Visual effects (VFX)
Effects technical director (FX TD)
Also known as: Technical producer
What does an FX TD do?
FX TDs make it easier for visual effects (VFX) artists to use effects like explosions, billowing smoke and rushing water. They create these effects for the VFX artists to use in their sequences; they write the computer language scripts that generate the effects. FX TDs build and test software tools for the VFX artists to use and then they incorporate them into a VFX studio’s production pipeline.
All TDs are problem-solvers. Each project presents its own complex obstacles. They stay up-to-date with the latest research and techniques and push software technological boundaries to find ways the make directors’ creative vision a reality on screen. They make sure the effects look consistent and convincing. Effects need to blend in seamlessly with the other VFX and live action components of the film or TV programme.
What’s an FX TD good at?
- Art: have a good eye for detail, know how to make a sequence look good
- Science: have a good understanding of physics, be able to create accurate and believable movement of particles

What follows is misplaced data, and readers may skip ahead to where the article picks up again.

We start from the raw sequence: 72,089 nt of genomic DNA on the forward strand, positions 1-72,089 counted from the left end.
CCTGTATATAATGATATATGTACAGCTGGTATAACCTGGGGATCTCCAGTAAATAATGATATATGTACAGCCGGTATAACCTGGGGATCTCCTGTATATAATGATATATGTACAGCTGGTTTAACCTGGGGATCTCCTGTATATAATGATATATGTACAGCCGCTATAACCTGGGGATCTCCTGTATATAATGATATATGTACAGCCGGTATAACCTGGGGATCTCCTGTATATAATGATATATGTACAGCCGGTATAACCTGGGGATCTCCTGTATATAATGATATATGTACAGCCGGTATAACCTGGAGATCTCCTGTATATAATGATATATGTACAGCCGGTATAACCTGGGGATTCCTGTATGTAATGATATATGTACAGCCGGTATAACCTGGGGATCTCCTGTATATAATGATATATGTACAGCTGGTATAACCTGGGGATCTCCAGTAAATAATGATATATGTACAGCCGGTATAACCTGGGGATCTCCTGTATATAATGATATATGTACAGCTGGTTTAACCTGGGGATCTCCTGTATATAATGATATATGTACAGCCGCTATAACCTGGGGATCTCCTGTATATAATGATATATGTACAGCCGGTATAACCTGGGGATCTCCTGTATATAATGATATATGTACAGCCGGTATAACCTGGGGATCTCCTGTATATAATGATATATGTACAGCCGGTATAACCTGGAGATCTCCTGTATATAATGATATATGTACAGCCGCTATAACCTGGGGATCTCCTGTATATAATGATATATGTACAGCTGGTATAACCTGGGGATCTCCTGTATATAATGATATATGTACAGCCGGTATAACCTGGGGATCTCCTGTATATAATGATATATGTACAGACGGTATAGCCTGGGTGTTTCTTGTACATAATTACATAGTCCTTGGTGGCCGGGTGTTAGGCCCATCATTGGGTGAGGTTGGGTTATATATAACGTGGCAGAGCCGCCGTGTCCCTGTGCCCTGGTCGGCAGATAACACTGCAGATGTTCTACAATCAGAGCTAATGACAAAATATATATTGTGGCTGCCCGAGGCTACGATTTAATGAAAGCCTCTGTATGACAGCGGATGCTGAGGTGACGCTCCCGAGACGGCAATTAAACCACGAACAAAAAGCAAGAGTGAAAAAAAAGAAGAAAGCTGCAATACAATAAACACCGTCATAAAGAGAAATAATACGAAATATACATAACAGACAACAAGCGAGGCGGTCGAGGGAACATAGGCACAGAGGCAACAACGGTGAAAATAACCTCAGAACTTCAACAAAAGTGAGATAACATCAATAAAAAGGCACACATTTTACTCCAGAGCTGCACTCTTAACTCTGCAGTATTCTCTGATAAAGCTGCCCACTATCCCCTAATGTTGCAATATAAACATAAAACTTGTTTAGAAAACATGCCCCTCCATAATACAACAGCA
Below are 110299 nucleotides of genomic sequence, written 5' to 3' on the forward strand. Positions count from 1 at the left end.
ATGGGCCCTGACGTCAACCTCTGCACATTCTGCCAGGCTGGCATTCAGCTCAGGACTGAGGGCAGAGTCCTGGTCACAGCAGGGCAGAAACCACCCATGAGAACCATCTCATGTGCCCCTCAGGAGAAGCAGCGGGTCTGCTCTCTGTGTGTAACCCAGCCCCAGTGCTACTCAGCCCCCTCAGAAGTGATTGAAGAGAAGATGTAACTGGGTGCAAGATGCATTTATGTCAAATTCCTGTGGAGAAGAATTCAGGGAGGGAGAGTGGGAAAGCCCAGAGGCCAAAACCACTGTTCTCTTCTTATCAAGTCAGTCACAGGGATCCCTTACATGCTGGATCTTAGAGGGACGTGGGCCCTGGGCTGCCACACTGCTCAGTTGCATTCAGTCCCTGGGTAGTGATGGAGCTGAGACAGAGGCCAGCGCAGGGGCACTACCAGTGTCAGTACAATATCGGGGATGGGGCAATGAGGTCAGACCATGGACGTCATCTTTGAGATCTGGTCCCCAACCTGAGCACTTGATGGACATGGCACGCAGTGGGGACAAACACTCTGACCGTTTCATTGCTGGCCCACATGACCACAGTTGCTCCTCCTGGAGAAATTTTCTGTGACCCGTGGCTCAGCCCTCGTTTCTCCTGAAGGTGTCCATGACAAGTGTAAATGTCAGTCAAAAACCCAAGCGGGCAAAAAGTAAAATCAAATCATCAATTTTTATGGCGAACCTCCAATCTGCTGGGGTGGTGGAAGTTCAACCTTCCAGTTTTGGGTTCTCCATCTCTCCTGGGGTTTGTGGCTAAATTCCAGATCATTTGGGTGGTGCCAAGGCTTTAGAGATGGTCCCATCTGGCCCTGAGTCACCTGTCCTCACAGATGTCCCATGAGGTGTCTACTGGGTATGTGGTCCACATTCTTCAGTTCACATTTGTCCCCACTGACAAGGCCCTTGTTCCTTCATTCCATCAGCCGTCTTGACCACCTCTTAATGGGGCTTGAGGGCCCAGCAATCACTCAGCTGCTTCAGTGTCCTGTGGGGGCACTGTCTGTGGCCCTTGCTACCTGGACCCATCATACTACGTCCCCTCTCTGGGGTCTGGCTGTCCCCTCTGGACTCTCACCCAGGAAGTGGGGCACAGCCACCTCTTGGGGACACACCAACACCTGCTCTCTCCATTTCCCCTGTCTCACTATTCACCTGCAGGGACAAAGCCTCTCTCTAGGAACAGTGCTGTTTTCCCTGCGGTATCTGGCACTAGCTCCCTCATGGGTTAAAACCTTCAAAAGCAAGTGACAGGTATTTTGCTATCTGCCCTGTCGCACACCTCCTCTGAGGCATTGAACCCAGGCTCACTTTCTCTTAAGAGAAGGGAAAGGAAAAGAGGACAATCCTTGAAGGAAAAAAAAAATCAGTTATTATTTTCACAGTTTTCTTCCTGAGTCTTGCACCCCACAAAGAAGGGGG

- Problem-solving: overcome obstacles, use current technology to find new ways to achieve a creative vision
- Knowledge of VFX production pipelines: have a strong understanding of other roles within VFX studios and ensure that FX sequences will fit into the rest of the process and the finished product
- Programming and coding skills: have a high level of technical ability using a variety of relevant software
- Leadership: communicate well with a team of VFX artists, offer support, take direction from a VFX supervisor
Who does an FX TD work with?
FX TDs work under the management of a VFX supervisor. They lead a team of VFX artists. They also work closely with other TDs responsible for lighting and rendering, including lighting TDs.
How do I become an FX TD?
Technical director is a senior level role. Typically, you need to have at least three years’ experience working in VFX before you can become a TD. A good route into this role is to start as a VFX artist, for instance, a modelling artist. Alternatively, you might start out as an assistant technical director. The FX TD role involves a mix of art and technological competencies. You need to develop both technical skill and an appreciation for existing animation and effects. Knowledge of scripting languages such as Python and C++ and software such Maya or Houdini is essential.